Silicon Valley Bank employees react to the bank’s collapse
SVB was a “hedge fund in drag,” taking risky bets at a poor time, Chris Whalen said.
But other banks shouldn’t be blamed for losses in their bond portfolios, he told CNBC.
Instead, the losses are the Fed’s responsibility after it hiked rates aggressively, he added.
Banks shouldn’t be blamed for the losses in their bond holdings — but Silicon Valley Bank’s failure was self-made, according to Chris Whalen, chairman of Whalen Global Advisors.
In a Thursday interview with CNBC, he instead blamed the Federal Reserve for keeping rates low with massive bond purchases, then suddenly raising rates sharply.
“You cannot blame the bankers for this,” Whalen said, “because the government is manipulating the market.”
But then there’s Silicon Valley Bank.
The lender that catered heavily to tech startups and venture capital firms was seized by regulators last week. It followed a run on deposits that was triggered by management’s disclosure of a $1.8 billion loss from the sale of a bond portfolio.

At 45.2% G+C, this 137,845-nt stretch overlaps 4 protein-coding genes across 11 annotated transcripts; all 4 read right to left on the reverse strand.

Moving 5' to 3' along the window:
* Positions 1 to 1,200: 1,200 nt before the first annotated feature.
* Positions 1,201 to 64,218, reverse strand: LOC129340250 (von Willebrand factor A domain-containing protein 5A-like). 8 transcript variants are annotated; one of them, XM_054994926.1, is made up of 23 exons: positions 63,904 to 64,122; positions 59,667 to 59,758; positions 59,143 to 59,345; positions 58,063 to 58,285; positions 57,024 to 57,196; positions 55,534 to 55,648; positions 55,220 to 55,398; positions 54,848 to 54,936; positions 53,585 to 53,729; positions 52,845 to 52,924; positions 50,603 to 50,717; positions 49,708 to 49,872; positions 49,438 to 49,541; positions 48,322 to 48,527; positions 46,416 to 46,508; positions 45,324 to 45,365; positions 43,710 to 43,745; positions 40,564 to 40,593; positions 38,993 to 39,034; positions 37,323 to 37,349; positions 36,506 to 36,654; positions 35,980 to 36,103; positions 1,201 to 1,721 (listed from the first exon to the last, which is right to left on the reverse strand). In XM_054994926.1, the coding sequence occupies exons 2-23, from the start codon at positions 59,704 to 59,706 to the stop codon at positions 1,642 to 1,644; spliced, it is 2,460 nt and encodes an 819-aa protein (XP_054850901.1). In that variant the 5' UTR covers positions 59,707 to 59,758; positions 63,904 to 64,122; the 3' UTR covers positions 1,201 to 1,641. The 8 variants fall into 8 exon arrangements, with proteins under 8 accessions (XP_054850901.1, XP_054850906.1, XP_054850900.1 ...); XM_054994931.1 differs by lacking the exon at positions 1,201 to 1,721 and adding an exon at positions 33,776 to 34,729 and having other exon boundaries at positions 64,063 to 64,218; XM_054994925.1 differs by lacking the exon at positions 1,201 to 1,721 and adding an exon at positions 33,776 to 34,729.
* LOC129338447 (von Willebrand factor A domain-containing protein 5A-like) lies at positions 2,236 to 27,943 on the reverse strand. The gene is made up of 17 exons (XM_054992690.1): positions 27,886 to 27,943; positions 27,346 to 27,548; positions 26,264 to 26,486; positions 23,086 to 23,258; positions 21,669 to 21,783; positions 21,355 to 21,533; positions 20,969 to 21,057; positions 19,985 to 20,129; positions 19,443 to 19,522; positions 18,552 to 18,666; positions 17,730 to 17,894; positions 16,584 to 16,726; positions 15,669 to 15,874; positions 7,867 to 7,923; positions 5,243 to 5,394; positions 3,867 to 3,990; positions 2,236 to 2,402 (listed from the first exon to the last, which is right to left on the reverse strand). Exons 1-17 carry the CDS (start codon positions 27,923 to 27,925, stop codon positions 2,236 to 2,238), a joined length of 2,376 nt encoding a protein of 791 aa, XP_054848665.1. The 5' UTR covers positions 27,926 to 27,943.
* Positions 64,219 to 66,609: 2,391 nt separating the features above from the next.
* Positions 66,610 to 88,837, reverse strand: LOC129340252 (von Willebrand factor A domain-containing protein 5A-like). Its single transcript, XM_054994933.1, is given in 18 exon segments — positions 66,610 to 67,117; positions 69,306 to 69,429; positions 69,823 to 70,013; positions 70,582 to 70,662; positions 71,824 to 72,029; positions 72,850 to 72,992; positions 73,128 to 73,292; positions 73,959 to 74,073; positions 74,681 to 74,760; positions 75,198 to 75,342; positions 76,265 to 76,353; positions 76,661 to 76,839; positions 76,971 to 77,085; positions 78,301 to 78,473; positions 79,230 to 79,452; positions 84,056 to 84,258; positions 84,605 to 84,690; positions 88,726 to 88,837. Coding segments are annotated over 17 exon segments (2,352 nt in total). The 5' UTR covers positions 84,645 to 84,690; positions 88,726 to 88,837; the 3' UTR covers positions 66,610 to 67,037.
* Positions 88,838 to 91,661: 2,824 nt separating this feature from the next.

“I’m not talking about Silicon Valley Bank. That was a hedge fund in drag,” Whalen said.
It relied on risky bets in a bad year for the tech industry, its core depository group, he said. To offset declines from its tech clients, Whalen said SVB’s strategy was to bet on mortgage-backed securities.
“They figured, ‘well, the Fed’s going to pivot, let’s load up on mortgage backs and hit one out of the park.’ That’s not the way you’re supposed to run a bank,” he said. “They deserve what they got.”
Meanwhile, he added that most other banks took the appropriate course of action, purchasing risk-free securities, but were later undermined by the Fed.
The FDIC has estimated that US banks were sitting on $620 billion in unrealized losses on securities at the end of 2022. The losses came as the Fed raised benchmark rates sharply, sending the value of US Treasury bonds and other US-backed debt lower.
“When you have a bond market and a mortgage market that’s concentrated as much as it is today because of quantitative easing, you can’t raise rates that much or you make everybody insolvent,” Whalen said.